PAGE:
About a week ago, I was making the case for Catholicism to a college freshman when a friend of mine set a guy on fire.
He didn’t mean to! But they were making a really potent alcoholic drink in a loving-cup, trying to float grain alcohol on top so they could flambé it. I’ve seen this done by people who couldn’t blow a legal BAC in a post-apocalyptic anarchy, and this is the only time I’ve ever seen a guy catch fire. Flame billowed out across his pants, and for the first time in my life I saw someone actually stop, drop, and roll.
Don’t worry. Everyone is fine. The worst damage sustained was to the flambéed guy’s dress shirt, which is permanently the color of scorched Curacao. There are many theological lessons one could draw from this episode (if you were a hermit, you would not have caught fire), but I was especially struck by one thing said by a rueful lady, yet another Christian convert, shaking her head after the drama was over.
“I knew this would end badly,” she said, “but I told myself, ‘You don’t make good decisions!’ So I didn’t say anything.” A bad decision!
I’ve been thinking a lot recently about how conversion happens — in part because of my conversations during the Weekend of Flame. And I think this lady’s comment illuminates at least four of the crucial issues.
First, conversion is often born of self-mistrust. If someone is happy or at least bourgeois, then he often feels that he’s tested his beliefs and found them satisfactory. Trusting his parents, his culture, or his intuitions has given him happiness and self-acceptance, and trusting an unknown God or an unknown Church isn’t likely to seem either sensible or admirable.
If someone doesn’t have the Dolce Vita moment when everything we enjoy seems worthless if it doesn’t point to something beyond itself, I am not sure any philosophy is really useful.
Second: Your compass is broken, but it’s the only one you’ve got.
“Texts from Last Night” posted a text that read, “You know the commpass Jack Sparrow has? The one that just points at whatever you want? Thas pretty much my moral compass.” (Spelling, grammar, and catechetical errors in the original.)
If you feel a need for philosophical practice — whether or not you’re interested in Christian forms of that practice — you are probably aware of some lacuna, some grimy crawlspace in your soul. Investigating this crawlspace may lead you toward truth. I longed for justice even though I was sure I would always be the presidential candidate of the Guilty Party. Overcoming my fear of justice was a huge part of my becoming Catholic; it’s something I still wrestle with as I write these words.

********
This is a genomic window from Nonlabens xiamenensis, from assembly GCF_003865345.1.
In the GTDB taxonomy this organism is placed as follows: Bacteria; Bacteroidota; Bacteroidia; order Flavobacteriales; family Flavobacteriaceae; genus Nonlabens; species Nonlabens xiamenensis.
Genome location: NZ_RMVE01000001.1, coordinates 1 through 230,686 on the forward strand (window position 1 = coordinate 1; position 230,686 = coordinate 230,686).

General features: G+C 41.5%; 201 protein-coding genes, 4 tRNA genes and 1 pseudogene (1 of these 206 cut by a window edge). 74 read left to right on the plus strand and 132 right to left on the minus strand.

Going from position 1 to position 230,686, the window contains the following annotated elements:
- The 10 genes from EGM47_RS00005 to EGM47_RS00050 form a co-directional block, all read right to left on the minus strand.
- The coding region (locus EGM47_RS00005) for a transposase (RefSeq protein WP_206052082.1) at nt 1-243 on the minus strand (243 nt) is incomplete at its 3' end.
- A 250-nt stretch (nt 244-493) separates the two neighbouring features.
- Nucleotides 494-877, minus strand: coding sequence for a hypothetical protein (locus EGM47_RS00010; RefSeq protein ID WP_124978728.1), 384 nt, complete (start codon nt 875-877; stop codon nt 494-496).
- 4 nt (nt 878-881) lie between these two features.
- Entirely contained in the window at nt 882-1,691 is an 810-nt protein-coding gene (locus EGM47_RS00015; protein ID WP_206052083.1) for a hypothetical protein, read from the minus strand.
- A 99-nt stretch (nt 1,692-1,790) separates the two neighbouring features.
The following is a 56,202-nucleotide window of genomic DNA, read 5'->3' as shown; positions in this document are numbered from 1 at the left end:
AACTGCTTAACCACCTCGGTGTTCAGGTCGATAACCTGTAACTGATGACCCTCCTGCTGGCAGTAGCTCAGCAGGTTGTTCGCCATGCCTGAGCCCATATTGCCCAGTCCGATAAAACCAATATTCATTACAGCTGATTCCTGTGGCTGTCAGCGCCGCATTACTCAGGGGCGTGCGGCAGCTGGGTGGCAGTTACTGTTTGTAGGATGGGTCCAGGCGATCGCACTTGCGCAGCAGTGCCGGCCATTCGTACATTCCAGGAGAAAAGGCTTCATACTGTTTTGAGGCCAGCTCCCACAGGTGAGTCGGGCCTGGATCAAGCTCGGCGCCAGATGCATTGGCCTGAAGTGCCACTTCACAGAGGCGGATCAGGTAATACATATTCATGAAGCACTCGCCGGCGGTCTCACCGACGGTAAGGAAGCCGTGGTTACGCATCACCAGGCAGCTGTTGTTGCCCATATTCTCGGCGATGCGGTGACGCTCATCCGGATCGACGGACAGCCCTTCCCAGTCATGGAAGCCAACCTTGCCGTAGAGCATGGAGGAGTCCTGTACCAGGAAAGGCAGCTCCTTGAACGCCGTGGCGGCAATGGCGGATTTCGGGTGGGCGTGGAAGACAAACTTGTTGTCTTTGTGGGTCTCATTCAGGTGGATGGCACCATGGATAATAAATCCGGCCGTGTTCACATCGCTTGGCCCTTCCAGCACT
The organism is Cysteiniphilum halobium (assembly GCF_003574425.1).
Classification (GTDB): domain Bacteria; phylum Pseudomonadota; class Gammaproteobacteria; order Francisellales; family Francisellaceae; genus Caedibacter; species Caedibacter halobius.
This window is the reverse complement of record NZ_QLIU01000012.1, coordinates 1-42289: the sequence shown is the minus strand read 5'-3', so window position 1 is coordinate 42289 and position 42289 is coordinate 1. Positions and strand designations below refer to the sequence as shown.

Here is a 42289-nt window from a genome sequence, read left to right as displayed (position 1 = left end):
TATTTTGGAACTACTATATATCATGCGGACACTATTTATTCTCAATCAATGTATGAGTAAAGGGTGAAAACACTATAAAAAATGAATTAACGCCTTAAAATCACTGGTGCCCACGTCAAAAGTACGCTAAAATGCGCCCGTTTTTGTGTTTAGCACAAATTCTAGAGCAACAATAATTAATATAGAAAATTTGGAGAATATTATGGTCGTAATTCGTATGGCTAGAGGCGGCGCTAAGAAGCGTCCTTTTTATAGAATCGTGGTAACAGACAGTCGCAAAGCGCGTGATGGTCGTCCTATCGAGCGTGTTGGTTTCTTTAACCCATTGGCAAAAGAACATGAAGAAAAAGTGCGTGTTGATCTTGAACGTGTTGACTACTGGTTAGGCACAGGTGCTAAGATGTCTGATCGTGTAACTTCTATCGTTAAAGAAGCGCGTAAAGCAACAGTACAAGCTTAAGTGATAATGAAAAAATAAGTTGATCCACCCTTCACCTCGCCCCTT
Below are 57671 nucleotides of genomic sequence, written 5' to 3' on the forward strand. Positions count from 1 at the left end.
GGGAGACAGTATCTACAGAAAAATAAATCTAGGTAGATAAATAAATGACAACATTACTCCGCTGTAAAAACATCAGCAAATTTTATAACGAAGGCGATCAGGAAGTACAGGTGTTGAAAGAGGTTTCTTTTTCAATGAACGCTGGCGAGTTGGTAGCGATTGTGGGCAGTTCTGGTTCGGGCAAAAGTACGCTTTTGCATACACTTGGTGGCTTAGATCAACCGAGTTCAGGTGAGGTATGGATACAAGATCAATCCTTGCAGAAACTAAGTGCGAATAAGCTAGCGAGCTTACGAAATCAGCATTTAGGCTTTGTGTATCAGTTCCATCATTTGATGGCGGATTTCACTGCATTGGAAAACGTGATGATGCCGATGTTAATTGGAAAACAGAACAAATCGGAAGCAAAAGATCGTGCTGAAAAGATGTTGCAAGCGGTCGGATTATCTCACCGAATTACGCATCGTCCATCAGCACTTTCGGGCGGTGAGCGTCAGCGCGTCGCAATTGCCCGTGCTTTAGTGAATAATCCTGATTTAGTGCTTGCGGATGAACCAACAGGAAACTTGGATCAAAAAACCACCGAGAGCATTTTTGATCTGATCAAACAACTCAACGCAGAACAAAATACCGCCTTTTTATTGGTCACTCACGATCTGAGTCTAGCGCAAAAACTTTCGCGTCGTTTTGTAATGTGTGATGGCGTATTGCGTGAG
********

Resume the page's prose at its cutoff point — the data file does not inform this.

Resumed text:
But self-mistrust can be taken in an extreme epistemological sense, in which people ask not, “What is true?” but, “How can you be sure?” This is the kind of question that leads people to spend their entire lives “on the church porch,” or cohabiting but never married.
I know that all kinds of bizarre things can influence our judgments — this Cracked article mentions physical actions of cleaning, among others, which proves that Pontius Pilate was smarter than you. And yet if my mind is just a bunch of meat prodded by various stimuli, all my actions (including reading this article; including sorrow, including hope) are just responses to the cultural forms which have arisen to manage human biology. The thing we think of as “truth,” then, is a noble lie. In the false dichotomy of nature/nurture, truth is subsumed by neither. There is no reason that the longings of our souls should correspond to any actual existing truth or harmony or God; it could all be just epiphenomena of evolution. What if your meat, your milieu, or your mom is just tricking you into believing that a contingent truth is universal?
There’s no irresistible answer. In the words of Buckaroo Banzai, “Wherever you go, there you are.” If your compass is completely unrelated, or even randomly related, to truth, then philosophy is impossible; love, the knowledge that one has done rightly, and every other form of aesthetic judgment are mere effusions of the untrustworthy self rather than recognition of truth.
So, thirdly: Self-mistrust plus acceptance of contingency equals . . . what? I am not sure what this combination could equal, other than either rejection of philosophical practice, or belief in a Creator God. If you’re committed to philosophy but not sold on the other thing, I would suggest you reassess.
But fourthly: Nobody trusts “a Creator God.” We search not for that empty cardboard box of a concept, but for a specific God and a place to be in the world: a heaven, and a community where enough people are working toward that heaven.
My own conversion was a Rube Goldberg mechanism of intricate absurdity. The one factor I can draw out is that I admired some Catholics who didn’t push me to make their questions my own. They often had nothing to say about my questions. Yet the beauty they found in their God and their Church was so much bigger than what I found anywhere else.
These weren’t people who made good decisions. They didn’t have to be good, although of course we should try to be, and I’ve done things myself that I know made Catholicism, as such, appear obnoxious or self-righteous. I’ve definitely seen the cruelty, hypocrisy, and indifference of Catholics make it all but impossible for seekers to trust the Church. But penitence is, for some people, even more attractive than unsullied virtue; and the Catholics I knew had a way of understanding their crimes and their repentance, which made more sense and offered more hope than any other way of life I’d seen before. Prudence might have suggested that I shouldn’t trust them. But they were so bizarre — so eldritch and so thoroughly themselves. All they had to be was startling.